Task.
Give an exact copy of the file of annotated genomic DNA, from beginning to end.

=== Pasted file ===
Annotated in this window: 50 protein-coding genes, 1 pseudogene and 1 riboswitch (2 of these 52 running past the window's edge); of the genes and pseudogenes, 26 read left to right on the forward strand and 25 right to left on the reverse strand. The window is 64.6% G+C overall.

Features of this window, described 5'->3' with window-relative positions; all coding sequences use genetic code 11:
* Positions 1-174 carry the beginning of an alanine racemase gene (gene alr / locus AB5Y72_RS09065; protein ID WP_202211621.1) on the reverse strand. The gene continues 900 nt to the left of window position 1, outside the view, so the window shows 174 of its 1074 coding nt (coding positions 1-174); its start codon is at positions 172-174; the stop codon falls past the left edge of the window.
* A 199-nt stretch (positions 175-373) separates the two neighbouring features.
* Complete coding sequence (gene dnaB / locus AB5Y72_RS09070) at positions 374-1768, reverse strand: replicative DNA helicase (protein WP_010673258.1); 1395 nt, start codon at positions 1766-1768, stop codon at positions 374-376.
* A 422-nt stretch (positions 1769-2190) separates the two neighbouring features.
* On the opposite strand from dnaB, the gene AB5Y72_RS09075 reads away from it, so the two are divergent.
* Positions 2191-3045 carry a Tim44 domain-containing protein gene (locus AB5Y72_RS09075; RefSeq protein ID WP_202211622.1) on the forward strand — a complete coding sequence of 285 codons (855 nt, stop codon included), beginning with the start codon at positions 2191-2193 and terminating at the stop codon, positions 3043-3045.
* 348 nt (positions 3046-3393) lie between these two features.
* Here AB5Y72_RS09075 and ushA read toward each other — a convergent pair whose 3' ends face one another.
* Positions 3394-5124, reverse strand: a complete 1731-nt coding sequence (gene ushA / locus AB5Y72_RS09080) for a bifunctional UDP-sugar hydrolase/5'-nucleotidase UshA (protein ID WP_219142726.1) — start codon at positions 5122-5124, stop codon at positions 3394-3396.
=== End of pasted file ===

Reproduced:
Annotated in this window: 50 protein-coding genes, 1 pseudogene and 1 riboswitch (2 of these 52 running past the window's edge); of the genes and pseudogenes, 26 read left to right on the forward strand and 25 right to left on the reverse strand. The window is 64.6% G+C overall.

Features of this window, described 5'->3' with window-relative positions; all coding sequences use genetic code 11:
* Positions 1-174 carry the beginning of an alanine racemase gene (gene alr / locus AB5Y72_RS09065; protein ID WP_202211621.1) on the reverse strand. The gene continues 900 nt to the left of window position 1, outside the view, so the window shows 174 of its 1074 coding nt (coding positions 1-174); its start codon is at positions 172-174; the stop codon falls past the left edge of the window.
* A 199-nt stretch (positions 175-373) separates the two neighbouring features.
* Complete coding sequence (gene dnaB / locus AB5Y72_RS09070) at positions 374-1768, reverse strand: replicative DNA helicase (protein WP_010673258.1); 1395 nt, start codon at positions 1766-1768, stop codon at positions 374-376.
* A 422-nt stretch (positions 1769-2190) separates the two neighbouring features.
* On the opposite strand from dnaB, the gene AB5Y72_RS09075 reads away from it, so the two are divergent.
* Positions 2191-3045 carry a Tim44 domain-containing protein gene (locus AB5Y72_RS09075; RefSeq protein ID WP_202211622.1) on the forward strand — a complete coding sequence of 285 codons (855 nt, stop codon included), beginning with the start codon at positions 2191-2193 and terminating at the stop codon, positions 3043-3045.
* 348 nt (positions 3046-3393) lie between these two features.
* Here AB5Y72_RS09075 and ushA read toward each other — a convergent pair whose 3' ends face one another.
* Positions 3394-5124, reverse strand: a complete 1731-nt coding sequence (gene ushA / locus AB5Y72_RS09080) for a bifunctional UDP-sugar hydrolase/5'-nucleotidase UshA (protein ID WP_219142726.1) — start codon at positions 5122-5124, stop codon at positions 3394-3396.